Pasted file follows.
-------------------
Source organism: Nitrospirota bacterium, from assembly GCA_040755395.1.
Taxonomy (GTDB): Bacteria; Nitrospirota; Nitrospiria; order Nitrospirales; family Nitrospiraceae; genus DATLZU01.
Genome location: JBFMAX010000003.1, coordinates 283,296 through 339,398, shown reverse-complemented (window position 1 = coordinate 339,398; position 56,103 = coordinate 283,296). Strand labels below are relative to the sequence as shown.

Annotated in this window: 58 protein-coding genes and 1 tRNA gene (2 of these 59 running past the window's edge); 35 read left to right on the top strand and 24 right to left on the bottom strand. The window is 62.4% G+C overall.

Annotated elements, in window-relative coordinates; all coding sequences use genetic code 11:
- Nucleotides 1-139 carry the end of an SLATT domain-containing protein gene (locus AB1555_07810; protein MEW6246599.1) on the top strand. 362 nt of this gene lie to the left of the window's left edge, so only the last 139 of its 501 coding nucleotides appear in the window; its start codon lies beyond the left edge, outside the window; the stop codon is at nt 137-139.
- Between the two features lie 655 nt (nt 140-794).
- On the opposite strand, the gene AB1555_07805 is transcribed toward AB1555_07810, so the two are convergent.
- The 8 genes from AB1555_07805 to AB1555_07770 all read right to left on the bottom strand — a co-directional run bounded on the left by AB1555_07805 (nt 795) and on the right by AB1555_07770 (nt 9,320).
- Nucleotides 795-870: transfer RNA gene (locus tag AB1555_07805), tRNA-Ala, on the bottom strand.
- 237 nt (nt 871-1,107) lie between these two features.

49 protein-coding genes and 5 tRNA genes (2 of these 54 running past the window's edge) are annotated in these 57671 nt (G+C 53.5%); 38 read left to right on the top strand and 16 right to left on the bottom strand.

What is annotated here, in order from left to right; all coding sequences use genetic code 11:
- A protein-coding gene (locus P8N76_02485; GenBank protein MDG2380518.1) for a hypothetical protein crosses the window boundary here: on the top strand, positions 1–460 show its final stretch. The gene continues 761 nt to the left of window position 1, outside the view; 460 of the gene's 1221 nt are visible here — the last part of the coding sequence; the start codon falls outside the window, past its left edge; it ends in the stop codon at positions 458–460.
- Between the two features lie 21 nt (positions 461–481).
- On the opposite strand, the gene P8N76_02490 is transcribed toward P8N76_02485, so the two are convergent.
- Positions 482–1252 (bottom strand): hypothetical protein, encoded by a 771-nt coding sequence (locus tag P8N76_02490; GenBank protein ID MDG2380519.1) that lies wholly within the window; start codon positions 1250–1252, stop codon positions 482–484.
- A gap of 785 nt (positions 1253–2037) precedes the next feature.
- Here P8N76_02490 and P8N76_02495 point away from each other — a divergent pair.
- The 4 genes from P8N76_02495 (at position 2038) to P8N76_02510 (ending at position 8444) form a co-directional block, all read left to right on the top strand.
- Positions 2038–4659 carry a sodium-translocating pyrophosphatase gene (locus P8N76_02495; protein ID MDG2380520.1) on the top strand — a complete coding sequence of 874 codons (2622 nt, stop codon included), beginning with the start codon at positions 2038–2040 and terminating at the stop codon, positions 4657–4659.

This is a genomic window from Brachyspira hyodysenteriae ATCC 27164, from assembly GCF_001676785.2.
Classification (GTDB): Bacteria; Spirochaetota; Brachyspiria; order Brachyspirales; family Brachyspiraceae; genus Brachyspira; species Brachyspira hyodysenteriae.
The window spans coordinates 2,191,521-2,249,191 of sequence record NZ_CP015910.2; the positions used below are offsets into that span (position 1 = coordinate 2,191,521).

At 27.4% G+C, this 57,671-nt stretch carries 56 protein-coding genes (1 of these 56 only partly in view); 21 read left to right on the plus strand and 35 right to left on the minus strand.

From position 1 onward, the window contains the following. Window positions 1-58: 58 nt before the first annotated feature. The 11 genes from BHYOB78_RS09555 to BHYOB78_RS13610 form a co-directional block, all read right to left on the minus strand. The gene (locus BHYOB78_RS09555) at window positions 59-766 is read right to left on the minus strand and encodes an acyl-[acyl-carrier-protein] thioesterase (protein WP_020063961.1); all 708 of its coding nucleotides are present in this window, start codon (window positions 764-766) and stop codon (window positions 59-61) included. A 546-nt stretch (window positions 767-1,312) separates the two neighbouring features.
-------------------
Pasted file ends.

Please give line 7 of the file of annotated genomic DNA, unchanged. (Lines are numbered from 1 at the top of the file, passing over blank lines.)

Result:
- Between the two features lie 655 nt (nt 140-794).